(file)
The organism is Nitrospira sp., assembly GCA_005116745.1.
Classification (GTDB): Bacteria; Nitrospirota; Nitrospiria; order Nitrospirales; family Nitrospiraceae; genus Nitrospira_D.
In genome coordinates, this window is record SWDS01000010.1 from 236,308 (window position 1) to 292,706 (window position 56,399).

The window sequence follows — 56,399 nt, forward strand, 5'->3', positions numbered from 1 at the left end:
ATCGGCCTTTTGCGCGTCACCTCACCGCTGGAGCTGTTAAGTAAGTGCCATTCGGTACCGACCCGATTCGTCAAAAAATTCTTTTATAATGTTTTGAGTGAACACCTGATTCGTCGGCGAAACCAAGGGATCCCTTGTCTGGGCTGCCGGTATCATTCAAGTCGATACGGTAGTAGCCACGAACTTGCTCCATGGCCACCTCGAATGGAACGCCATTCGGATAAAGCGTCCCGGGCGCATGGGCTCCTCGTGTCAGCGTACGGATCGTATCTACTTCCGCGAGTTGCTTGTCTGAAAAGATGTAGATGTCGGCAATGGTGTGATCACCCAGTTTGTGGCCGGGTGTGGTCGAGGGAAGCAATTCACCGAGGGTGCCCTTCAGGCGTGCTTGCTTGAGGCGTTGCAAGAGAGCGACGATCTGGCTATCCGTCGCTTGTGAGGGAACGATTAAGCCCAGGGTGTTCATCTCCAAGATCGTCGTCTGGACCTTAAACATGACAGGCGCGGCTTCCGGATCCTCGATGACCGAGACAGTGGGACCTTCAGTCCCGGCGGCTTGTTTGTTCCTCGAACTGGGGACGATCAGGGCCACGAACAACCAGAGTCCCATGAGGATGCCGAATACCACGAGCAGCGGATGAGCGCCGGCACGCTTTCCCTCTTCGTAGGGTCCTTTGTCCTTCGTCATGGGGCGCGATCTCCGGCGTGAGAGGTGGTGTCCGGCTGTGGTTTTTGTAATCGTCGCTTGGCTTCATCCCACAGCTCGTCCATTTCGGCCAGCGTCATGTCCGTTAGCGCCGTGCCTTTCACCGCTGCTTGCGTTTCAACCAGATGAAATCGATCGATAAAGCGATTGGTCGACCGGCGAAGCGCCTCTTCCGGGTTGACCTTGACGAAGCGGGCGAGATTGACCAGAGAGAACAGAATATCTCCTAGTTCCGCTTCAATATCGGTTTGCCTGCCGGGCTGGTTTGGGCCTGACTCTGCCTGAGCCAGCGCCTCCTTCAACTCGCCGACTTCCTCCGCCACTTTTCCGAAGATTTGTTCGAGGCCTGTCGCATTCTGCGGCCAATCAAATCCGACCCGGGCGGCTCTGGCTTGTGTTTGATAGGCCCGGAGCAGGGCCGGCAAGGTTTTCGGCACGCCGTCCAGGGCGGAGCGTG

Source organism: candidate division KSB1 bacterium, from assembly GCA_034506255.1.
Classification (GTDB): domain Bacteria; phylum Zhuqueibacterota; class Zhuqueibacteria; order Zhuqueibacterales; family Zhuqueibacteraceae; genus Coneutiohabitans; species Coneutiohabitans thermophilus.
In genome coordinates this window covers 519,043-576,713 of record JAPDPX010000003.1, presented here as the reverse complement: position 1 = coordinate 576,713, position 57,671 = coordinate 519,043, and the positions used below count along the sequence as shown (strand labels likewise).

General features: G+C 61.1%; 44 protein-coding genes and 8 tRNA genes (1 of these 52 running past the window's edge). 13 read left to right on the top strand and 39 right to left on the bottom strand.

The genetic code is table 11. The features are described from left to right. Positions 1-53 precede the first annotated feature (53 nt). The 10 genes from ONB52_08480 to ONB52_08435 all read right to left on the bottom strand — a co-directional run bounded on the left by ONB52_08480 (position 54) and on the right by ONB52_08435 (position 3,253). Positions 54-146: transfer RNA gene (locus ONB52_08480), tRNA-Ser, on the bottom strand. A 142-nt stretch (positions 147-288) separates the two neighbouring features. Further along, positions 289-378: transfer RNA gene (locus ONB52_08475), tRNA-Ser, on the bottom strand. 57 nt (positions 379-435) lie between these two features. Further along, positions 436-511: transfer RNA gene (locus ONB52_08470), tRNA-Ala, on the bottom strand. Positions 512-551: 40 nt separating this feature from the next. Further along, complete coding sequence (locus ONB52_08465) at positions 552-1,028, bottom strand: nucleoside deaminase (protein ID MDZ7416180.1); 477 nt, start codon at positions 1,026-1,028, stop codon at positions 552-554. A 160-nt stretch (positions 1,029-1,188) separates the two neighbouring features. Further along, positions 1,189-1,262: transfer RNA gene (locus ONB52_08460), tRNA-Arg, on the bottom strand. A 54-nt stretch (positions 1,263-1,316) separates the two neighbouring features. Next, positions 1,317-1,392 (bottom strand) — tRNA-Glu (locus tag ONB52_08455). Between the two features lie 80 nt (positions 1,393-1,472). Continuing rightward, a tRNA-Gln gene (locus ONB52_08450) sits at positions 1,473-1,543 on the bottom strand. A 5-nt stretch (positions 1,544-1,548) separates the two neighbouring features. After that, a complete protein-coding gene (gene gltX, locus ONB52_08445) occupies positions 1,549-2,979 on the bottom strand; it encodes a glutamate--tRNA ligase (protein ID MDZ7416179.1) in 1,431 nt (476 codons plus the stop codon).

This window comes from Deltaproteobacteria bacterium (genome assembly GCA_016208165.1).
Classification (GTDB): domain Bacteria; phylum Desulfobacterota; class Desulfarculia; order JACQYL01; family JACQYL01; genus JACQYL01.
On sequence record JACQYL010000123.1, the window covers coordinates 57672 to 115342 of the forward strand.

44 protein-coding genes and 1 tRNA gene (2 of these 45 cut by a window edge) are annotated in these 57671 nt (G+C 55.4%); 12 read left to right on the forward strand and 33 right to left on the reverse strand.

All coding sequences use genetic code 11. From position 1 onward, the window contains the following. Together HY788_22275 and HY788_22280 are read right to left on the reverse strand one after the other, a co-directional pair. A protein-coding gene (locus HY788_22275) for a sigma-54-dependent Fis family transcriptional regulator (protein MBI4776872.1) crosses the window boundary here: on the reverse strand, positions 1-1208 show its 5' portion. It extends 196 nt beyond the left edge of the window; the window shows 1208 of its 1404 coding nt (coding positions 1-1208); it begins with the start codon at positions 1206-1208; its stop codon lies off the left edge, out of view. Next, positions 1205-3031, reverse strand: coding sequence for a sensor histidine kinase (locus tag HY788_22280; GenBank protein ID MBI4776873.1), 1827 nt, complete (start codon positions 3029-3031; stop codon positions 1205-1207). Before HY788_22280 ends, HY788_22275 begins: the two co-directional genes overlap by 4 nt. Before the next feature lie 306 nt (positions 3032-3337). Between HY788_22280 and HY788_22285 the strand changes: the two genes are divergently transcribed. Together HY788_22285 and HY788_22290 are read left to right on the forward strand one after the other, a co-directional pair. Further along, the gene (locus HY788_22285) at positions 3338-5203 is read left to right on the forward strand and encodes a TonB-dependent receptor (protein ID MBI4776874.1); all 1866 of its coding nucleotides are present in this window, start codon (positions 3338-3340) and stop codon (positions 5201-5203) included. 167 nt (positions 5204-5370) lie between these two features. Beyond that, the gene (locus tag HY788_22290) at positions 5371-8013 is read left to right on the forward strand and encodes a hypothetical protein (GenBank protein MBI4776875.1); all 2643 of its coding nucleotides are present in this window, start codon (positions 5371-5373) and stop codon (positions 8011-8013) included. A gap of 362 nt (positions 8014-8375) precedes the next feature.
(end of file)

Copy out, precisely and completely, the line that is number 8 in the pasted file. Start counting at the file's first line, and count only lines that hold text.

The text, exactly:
In genome coordinates this window covers 519,043-576,713 of record JAPDPX010000003.1, presented here as the reverse complement: position 1 = coordinate 576,713, position 57,671 = coordinate 519,043, and the positions used below count along the sequence as shown (strand labels likewise).